A Scent for Explosives
A new type of biosensor based on yeast, jellyfish proteins, and a rat's sense of smell could sniff out explosives, landmines, and agents, such as sarin gas, according to researchers at Temple University. Writing in the June issue of Nature Chemical Biology, Danny Dhanasekaran and colleagues describe how they have used genetic engineering to modify a strain of yeast with proteins responsible for the rat's sense of smell and linked it to another protein that glows green when stimulated. When the olfactory machinery in the engineered yeast cells "smell" the odor of dinitrotoluene, a compound closely related to trinitrotoluene, for instance, they stimulate the fluorescent green protein, producing an almost instant alarm.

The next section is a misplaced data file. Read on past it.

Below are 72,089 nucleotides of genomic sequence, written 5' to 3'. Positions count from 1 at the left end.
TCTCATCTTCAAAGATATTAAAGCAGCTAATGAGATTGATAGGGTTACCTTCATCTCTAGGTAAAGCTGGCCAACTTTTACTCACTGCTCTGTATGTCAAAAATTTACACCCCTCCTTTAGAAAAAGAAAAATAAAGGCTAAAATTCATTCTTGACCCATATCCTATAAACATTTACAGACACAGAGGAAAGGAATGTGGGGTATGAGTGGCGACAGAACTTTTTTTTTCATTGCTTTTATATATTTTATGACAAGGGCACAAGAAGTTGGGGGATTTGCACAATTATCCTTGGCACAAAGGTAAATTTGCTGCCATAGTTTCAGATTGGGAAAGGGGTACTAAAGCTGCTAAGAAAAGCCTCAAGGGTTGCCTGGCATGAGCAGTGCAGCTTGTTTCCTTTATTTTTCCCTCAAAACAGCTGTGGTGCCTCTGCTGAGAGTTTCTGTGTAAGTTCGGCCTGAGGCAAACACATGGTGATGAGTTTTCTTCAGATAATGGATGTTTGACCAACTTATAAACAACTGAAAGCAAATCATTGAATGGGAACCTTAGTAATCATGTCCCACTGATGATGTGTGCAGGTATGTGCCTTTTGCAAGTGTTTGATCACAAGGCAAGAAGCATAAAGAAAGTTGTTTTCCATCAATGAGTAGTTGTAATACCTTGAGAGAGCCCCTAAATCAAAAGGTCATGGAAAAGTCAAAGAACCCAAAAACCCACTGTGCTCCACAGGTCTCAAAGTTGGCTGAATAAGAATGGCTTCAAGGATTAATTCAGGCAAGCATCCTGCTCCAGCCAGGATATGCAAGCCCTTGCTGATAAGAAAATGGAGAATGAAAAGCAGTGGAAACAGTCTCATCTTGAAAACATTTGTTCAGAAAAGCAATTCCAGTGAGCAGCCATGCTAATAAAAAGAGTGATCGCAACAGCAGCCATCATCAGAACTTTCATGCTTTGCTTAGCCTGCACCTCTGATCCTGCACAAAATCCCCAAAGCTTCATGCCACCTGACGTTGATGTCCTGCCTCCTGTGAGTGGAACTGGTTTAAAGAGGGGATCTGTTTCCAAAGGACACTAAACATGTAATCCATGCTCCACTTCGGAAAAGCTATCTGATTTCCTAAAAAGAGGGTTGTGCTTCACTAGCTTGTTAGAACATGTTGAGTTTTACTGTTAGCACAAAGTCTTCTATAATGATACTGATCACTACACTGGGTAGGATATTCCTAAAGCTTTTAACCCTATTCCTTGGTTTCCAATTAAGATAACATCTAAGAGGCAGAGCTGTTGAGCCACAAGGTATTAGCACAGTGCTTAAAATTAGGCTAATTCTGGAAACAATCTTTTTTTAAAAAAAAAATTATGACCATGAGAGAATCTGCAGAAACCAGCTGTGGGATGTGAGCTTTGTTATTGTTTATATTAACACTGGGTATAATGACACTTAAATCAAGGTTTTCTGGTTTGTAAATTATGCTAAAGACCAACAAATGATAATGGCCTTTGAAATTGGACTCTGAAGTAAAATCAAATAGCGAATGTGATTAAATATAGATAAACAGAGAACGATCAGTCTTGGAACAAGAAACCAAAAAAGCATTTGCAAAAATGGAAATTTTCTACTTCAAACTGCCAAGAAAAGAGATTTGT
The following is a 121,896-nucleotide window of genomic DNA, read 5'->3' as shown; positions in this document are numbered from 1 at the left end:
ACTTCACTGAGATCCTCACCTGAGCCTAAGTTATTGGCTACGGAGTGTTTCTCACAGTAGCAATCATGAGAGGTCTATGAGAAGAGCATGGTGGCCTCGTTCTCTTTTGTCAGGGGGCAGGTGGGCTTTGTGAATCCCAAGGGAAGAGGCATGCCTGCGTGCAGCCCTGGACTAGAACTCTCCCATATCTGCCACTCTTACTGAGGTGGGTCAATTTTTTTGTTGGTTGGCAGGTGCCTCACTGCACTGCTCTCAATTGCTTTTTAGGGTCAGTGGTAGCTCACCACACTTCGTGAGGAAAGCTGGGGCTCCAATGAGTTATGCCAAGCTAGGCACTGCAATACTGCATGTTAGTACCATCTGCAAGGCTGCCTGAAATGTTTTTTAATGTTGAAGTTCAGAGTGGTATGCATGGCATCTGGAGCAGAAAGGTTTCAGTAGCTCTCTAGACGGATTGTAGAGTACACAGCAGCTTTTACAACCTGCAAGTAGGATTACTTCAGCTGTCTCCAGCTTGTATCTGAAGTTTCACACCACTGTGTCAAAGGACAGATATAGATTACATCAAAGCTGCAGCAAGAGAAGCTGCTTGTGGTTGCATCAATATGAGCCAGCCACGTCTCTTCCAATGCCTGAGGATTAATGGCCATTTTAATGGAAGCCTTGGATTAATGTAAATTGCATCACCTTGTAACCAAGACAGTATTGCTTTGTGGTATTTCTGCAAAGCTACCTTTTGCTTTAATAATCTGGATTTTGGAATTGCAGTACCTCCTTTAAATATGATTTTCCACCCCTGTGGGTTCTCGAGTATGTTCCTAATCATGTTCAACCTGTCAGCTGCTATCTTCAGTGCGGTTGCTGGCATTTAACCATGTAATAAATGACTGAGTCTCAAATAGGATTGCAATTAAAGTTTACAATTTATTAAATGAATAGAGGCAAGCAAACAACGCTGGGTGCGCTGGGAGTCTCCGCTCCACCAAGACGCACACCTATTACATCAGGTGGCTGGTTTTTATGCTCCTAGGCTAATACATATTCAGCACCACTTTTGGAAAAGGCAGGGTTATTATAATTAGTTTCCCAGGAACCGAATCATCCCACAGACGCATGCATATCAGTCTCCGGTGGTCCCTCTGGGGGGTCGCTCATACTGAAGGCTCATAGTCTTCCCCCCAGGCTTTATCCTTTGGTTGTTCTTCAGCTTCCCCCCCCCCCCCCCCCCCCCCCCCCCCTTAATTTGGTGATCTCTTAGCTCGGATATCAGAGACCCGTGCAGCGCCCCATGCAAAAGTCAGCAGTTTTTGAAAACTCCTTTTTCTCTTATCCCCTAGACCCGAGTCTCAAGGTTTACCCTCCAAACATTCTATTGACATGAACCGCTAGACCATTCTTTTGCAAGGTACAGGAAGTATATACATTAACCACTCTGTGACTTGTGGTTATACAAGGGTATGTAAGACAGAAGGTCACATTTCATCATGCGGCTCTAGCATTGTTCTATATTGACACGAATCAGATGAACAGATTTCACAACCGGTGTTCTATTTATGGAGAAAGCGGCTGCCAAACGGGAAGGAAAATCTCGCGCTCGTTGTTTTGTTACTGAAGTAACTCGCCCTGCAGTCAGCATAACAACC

"We suspected that harnessing the potential of the olfactory system, which can detect innumerable chemical agents with unparalleled sensitivity and selectivity, would be of immense value in the detection of environmental toxins and chemical warfare agents even at sub-lethal levels," explains Dhanasekaran. The team is now fine-tuning the sensor to make it work faster, as well as developing an alternative version for medical therapeutic applications and to aid the drug discovery process.
Dhanasekaran believes his natural approach to sensors could soon see them incorporated into handheld devices or remote sensing stations for monitoring sensitive sites.
Nature Chem Biol, 2007, in press; http://dx.doi.org/10.1038/nchembio882